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Thursday, July 16, 2009

SF Muni's Nat Ford admits fare evasion is a problem - What else is new?

Muni has been mismanaged for over ten years that it's reached a point where the big chief with a $300,000+ salary admits that fare evasion a leading cause of the massive deficit that SFMTA is experiencing. Ford admits to the Chronicle/SFgate that there is a projected loss of "tens of millions of dollars" every single year.

Really Nat? Really?

I'm a person who always pays my "fare share" and I'm fed-up that I have to pay EVEN MORE for transit that still operates like a piece of crap.

Here's a big question: You claim that you had staff riding random buses and observing other locations where people board and counted how many people broke the law. Just how many of those were holding transfers that were not expired or carrying a pass? Assuming that half of rear-door boarding people are really carrying a legitimate form of proof, "tens of millions" would really be more like five million in loss revenue.

Strangely, Ford doesn't give the #1 blame to people who intentionally break the law, he also shares the blame of malfunctioning fare equipment, confusing fare policies, and lack of staffing.

Malfunctioning fare equipment? Did you know that not long ago, Cubic, the company who makes fare gates and fare boxes received the contract to refurbish the agency's aging fare boxes? As for the fare gates, they work OK on the Metro system, but stimulus money will eventually replace them. The big problem is the change machines at certain metro stations, they are slow and just plain terrible, and they won't take $5 bills.

Confusing fare policies? It was easy to understand in the past, even with the inter-agency agreements like BART/Muni 25 cent discount coupons, Golden Gate Ferry free Muni transfers, and a Muni pass option for Samtrans and Golden Gate monthly pass users...

but with the birth of POP, the can of worms didn't just open, it exploded.


The mismanagement of Muni is to blame for all this. Muni never increased service with the growth in population and ridership in San Francisco. Sure, you can put a new metro line to serve Third Street (massive failure), new metro cars, and articulated buses on the 71 line, but that doesn't stop the problem.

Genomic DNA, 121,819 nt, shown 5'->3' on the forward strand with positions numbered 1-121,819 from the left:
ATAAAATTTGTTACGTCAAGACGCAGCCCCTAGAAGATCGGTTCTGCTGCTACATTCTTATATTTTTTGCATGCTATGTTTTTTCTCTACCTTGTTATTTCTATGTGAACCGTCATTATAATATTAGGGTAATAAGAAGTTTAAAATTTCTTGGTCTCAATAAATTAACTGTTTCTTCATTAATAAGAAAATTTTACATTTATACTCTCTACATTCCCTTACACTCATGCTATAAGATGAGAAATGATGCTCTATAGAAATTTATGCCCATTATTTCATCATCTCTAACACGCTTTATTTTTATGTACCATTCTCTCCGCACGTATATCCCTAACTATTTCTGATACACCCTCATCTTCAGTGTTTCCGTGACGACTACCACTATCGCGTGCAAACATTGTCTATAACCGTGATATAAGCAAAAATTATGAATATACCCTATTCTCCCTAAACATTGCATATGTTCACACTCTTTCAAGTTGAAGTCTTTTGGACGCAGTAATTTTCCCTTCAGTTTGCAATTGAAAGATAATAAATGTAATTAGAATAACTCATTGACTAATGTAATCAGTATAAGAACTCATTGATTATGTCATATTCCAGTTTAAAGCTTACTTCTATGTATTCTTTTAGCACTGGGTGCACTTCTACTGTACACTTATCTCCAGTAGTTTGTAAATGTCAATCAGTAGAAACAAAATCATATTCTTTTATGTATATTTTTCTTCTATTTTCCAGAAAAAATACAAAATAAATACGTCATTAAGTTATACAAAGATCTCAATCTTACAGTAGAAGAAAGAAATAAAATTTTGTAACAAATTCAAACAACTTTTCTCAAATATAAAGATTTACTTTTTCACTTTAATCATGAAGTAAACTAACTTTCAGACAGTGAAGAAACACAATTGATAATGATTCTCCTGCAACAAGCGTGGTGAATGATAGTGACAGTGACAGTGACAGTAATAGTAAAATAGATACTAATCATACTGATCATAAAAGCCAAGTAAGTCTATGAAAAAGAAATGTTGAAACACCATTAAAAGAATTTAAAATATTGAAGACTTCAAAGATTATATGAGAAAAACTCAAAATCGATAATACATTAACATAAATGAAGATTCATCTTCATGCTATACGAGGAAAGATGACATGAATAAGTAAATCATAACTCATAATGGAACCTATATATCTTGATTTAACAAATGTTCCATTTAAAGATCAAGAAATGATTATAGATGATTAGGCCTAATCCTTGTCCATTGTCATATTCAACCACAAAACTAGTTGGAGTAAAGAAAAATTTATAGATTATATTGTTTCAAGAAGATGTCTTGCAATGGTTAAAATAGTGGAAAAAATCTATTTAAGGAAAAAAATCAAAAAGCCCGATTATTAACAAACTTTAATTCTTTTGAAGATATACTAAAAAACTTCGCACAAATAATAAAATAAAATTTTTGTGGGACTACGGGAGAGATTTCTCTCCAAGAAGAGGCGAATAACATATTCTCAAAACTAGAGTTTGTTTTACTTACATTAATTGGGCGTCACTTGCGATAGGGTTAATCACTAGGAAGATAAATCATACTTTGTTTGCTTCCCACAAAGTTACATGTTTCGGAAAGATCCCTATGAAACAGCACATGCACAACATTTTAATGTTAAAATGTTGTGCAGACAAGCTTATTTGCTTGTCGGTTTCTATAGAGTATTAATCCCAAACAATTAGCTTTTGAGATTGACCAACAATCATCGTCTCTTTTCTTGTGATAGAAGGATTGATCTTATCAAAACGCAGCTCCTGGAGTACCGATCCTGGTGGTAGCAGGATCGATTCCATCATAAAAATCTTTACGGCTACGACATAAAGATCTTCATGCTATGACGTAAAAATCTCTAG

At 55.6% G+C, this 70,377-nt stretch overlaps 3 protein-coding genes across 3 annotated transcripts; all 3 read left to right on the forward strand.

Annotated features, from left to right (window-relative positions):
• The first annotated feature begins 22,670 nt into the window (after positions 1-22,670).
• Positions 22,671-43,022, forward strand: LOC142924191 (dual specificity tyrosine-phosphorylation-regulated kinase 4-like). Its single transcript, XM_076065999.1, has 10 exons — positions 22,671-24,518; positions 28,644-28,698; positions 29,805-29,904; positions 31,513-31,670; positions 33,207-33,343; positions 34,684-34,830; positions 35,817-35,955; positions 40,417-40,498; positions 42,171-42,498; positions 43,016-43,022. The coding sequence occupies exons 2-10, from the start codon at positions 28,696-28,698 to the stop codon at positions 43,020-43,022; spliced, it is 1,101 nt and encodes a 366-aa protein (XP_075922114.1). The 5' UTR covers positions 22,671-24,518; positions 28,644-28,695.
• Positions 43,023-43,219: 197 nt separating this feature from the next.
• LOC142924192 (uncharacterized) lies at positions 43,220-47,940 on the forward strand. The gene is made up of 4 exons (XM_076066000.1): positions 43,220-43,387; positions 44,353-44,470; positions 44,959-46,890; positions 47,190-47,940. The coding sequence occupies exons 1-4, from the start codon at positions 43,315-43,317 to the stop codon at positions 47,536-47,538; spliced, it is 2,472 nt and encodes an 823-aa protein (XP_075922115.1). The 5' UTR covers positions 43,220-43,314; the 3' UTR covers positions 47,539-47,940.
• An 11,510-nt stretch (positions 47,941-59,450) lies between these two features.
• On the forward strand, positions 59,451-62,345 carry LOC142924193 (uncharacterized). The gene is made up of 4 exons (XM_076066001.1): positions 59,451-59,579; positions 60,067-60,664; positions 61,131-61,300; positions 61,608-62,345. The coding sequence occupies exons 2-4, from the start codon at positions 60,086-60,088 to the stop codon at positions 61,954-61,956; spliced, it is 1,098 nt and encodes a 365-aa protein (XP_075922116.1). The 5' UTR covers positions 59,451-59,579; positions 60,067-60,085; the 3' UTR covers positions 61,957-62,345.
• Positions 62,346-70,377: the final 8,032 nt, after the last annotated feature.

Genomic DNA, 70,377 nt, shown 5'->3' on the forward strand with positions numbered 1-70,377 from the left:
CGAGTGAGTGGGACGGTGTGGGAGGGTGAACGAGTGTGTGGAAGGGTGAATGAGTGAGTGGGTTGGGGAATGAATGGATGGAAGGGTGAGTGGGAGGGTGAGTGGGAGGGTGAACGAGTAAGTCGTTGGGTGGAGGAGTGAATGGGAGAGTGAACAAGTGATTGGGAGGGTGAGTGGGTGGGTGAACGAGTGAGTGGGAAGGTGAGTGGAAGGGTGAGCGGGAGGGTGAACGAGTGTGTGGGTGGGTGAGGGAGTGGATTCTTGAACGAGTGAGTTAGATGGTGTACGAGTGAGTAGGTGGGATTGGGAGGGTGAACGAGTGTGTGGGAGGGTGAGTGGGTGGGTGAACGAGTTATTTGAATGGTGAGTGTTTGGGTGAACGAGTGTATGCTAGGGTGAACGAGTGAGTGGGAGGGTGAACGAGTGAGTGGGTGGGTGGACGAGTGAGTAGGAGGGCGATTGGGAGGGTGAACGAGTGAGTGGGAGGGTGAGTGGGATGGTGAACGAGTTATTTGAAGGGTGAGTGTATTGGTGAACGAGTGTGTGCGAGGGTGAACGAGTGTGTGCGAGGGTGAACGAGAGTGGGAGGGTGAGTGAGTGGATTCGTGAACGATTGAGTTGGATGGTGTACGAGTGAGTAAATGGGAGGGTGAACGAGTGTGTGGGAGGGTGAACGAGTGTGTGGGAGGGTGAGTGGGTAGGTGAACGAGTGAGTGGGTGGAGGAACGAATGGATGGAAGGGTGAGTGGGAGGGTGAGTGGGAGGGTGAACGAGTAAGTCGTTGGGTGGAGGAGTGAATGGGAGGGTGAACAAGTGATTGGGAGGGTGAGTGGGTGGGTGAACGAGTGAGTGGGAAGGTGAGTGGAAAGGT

How about those bus drivers who have to stick to a schedule and drive the busiest bus lines in town? If there was a swarm of people trying to board, they'd be waiting for a long time to get people on the vehicle if front-door boarding was the only method. Have you ever experienced the F-Market going toward Fisherman's Wharf at the Ferry Building stop? I was on one of those vehicles and it didn't move for FIVE MINUTES to get everyone on the vehicle.

How about lack of enforcement? Yeah, fare inspectors do suck ass, but many drivers don't give a damn about fare evasion. Fare evasion is next to zero on the non-downtown routes (i.e. "crosstown" routes) because it's easier to get caught and the drivers DO CARE. But for many of the routes that goes to/from downtown, it's like the drivers don't really give a damn and have to stick to their driving schedule.

Where's some of the many improvements needed to make Muni to operate faster and more efficient? You just can't add more limited or express buses to stop the problem. Bus bulbs are an easy solution with some concrete to extend the bus stop further out so that the bus doesn't have to waste time pulling into the curb to pick-up passengers and be compliant with ADA laws. You could also install pre-paid fare machines at many major stops so that passengers can flash a ticket at the driver instead of lining-up to slowly insert their two dollars in the fare box. Signal priority lights are an interesting thing to have, but do cost money and does require a dedicated Bus Rapid Transit line to make it work at its peak efficiency.

Fare inspectors are grossly expensive because they pay them over $50,000 and that doesn't even cover their medical and dental plan, uniforms, union benefits, etc. They should do what they tried before, and it is effective! BOUNCERS. They don't have ticket writing authority, can't check fares, but they can sure enforce the back door policy strictly, this means more cash in the fare box. In this economy, people will work even for minimum wage and no benefits, so that's a big bargain for Muni. For the price of 5 fare inspectors ($250,000 at $50K a year), you can easily hire about ten or fifteen with no benefits. But this is San Francisco, so your health plan will be the bare minimum and you'll get a few days of sick time.


And I keep arguing this forever: TRANSLINK. Think about how much faster it is to board a Muni bus and pay your fare.
  • If you don't rely on a Fast Pass (can't make-up the cost), a Translink card is just as fast to deduct your fare and get you on your way.
  • Reduction in printing costs since all passes and transfers are electronic.
  • Reduced cost on maintaining fare boxes and fare gates.
  • Hassle free adding of funds through a pre-tax commuting program like Commuter Check.
GET YOUR BUTT ON IT MUNI. STOP PROMOTING "TESTING" AND ALLOW REGULAR USE. If you have to cut certain policies like no more paper transfers and e-transfers only, people will grab those cards quick.

But I don't get it, why do some people just hate the Translink program? I put a comment about Translink on the SF Gate comments page and get booed down every single time.

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